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Thursday’s Headlines Are Running 15 Minutes Late

15-minute city advocates have a lot of work to do to prove the idea will be feasible in the U.S., a pair of recent articles argue.


People walking and biking in Paris, where the idea of the 15-minute city originated.

  • Fifteen-minute cities may not be feasible in North America, according to a McGill University study. Instead, jobs and services within a 30-minute reach is more feasible. And European backers of the 15-minute concept aren't necessarily doing themselves any favors winning over American skeptics (Governing).
  • Replacing stroads with boulevards, combined with zoning reform and eliminating parking mandates, could solve the housing crisis, according to one prominent New Urbanist planner. (CNU Public Square)
  • The most recent People for Bikes report argues that once cities reach a certain threshold for bike infrastructure, residents only want more. (Streetsblog USA)
  • Vision Zero safety projects have no impact on businesses' finances, according to a University of Washington study.
  • Norfolk Southern tried to hide information about the East Palestine train derailment from federal investigators, the head of the National Transportation Safety Board said. (Politico)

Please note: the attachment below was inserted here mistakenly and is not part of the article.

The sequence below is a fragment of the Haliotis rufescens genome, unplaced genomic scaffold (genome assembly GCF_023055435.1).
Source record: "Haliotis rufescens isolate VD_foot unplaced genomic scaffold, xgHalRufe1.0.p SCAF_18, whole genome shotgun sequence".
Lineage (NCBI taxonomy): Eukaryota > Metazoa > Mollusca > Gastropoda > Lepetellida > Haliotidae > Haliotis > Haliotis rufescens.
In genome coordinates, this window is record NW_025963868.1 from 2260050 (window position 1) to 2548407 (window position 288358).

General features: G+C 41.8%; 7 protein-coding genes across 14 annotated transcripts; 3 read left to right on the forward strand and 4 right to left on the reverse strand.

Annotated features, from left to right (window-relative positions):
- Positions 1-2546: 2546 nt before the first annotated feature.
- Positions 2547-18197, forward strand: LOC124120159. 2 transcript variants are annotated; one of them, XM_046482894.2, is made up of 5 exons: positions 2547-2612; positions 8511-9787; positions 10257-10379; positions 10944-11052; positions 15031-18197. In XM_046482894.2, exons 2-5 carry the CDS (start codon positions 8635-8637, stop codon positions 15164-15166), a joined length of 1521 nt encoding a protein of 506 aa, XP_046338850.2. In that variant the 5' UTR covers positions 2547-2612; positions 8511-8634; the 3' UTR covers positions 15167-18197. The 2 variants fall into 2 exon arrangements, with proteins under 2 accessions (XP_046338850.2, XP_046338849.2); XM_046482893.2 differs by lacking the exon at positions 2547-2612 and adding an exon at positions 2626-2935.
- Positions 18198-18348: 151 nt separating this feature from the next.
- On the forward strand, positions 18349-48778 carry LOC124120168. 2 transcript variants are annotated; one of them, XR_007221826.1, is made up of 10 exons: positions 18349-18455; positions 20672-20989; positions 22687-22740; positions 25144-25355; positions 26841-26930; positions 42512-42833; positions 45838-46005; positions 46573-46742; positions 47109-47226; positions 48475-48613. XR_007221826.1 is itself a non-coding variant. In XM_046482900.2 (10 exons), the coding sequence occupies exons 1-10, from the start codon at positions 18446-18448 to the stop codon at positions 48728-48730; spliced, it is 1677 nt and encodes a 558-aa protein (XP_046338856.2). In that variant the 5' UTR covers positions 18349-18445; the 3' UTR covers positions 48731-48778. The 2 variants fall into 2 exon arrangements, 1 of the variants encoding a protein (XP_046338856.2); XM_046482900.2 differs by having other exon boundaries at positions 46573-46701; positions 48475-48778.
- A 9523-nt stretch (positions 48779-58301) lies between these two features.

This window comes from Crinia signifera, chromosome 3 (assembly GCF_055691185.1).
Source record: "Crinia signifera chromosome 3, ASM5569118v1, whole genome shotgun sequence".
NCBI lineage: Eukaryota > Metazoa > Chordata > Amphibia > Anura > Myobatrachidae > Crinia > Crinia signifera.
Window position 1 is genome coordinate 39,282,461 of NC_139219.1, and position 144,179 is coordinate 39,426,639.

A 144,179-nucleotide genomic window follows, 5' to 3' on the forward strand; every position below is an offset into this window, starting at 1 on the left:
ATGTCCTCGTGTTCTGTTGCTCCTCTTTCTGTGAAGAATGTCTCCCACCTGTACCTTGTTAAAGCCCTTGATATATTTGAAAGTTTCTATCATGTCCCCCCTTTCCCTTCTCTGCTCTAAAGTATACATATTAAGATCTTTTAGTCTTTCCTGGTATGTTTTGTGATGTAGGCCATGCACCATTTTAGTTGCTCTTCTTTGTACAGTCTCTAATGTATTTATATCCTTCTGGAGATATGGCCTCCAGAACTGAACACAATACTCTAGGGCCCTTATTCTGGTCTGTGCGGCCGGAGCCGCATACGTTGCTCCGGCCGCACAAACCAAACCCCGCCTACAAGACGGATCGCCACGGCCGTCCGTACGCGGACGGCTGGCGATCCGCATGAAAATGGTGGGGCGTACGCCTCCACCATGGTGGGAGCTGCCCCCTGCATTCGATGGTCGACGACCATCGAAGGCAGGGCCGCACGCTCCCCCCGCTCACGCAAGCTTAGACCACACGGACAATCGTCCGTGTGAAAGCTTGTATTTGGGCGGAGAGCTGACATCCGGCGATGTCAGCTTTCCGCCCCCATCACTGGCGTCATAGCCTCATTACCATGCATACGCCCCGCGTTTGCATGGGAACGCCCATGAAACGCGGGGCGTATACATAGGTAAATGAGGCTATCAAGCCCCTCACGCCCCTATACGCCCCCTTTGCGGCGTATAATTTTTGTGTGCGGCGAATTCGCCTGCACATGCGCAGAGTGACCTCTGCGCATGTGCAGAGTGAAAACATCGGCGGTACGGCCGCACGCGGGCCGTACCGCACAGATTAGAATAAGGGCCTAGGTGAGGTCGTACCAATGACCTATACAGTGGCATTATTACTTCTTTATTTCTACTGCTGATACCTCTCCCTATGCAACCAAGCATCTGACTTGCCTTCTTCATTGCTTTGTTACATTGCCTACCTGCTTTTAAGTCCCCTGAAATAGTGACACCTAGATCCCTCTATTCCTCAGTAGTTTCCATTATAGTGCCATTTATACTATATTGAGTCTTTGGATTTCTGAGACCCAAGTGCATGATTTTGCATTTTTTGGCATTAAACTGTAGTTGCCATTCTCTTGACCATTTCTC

• When New York Gov. Kathy Hochul canceled congestion pricing, she may have cost New York City more than 100,000 jobs. (NY Times)
  • A Philadelphia Inquirer timeline traces why Southeastern Pennsylvania transit has had such a hard time finding funding for so long.
  • Even cities full of electric vehicle early adopters like Los Angeles have a dearth of chargers. (Axios)
  • An announcement on whether Maryland's Red Line will be light rail or bus rapid transit is expected soon. (Baltimore Banner)
  • There are a lot of angles to the debate over Atlanta Beltline transit, but one of them is whether the rails-to-trails project looping around the city is primarily for walking or transit, as originally envisioned. (Saporta Report)
  • Bike Portland lays out local candidates' views on Vision Zero.
  • Bus service is essential for the Winston-Salem economy. (Triad City Beat)
  • Vancouver is allowing more housing density near public transit hubs. (Daily Hive)
  • Electric vehicles wear out tires more quickly than gas-powered ones, and major tire manufactures don't seem interested in developing a product that puts out less particle pollution. So one Iceland entrepreneur is stepping into the gap. (The Verge)
  • As a result of new European Union rules, all new cars sold in the UK must be retrofitted with speed limiters starting next month. (Birmingham Mail)
  • While it may not always be feasible because different buses may need to be deployed on different routes, transit consultant Jarrett Walker likes the idea of painting valuable route information on bus exteriors. (Human Transit)
  • Who are you, and what have you done with the Georgia DOT? (Flagpole)

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